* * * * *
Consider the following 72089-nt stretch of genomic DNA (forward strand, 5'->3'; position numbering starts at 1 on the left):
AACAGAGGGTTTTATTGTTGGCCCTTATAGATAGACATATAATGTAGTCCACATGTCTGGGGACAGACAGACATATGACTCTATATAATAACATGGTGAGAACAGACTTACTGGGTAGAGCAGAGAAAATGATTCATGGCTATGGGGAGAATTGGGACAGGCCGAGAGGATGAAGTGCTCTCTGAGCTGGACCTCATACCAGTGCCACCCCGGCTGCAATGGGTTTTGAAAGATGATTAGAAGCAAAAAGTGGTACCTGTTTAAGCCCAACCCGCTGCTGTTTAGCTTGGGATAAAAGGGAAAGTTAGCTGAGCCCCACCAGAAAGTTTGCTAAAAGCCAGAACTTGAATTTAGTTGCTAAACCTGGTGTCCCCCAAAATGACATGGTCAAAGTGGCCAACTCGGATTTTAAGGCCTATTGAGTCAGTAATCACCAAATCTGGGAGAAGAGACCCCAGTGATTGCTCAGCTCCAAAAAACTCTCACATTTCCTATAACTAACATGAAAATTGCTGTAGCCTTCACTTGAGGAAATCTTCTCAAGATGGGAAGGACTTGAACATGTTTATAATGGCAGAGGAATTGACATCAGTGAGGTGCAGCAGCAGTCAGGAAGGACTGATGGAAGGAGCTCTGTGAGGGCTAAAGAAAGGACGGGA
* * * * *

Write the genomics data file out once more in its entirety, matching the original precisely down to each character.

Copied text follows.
Consider the following 72089-nt stretch of genomic DNA (forward strand, 5'->3'; position numbering starts at 1 on the left):
AACAGAGGGTTTTATTGTTGGCCCTTATAGATAGACATATAATGTAGTCCACATGTCTGGGGACAGACAGACATATGACTCTATATAATAACATGGTGAGAACAGACTTACTGGGTAGAGCAGAGAAAATGATTCATGGCTATGGGGAGAATTGGGACAGGCCGAGAGGATGAAGTGCTCTCTGAGCTGGACCTCATACCAGTGCCACCCCGGCTGCAATGGGTTTTGAAAGATGATTAGAAGCAAAAAGTGGTACCTGTTTAAGCCCAACCCGCTGCTGTTTAGCTTGGGATAAAAGGGAAAGTTAGCTGAGCCCCACCAGAAAGTTTGCTAAAAGCCAGAACTTGAATTTAGTTGCTAAACCTGGTGTCCCCCAAAATGACATGGTCAAAGTGGCCAACTCGGATTTTAAGGCCTATTGAGTCAGTAATCACCAAATCTGGGAGAAGAGACCCCAGTGATTGCTCAGCTCCAAAAAACTCTCACATTTCCTATAACTAACATGAAAATTGCTGTAGCCTTCACTTGAGGAAATCTTCTCAAGATGGGAAGGACTTGAACATGTTTATAATGGCAGAGGAATTGACATCAGTGAGGTGCAGCAGCAGTCAGGAAGGACTGATGGAAGGAGCTCTGTGAGGGCTAAAGAAAGGACGGGA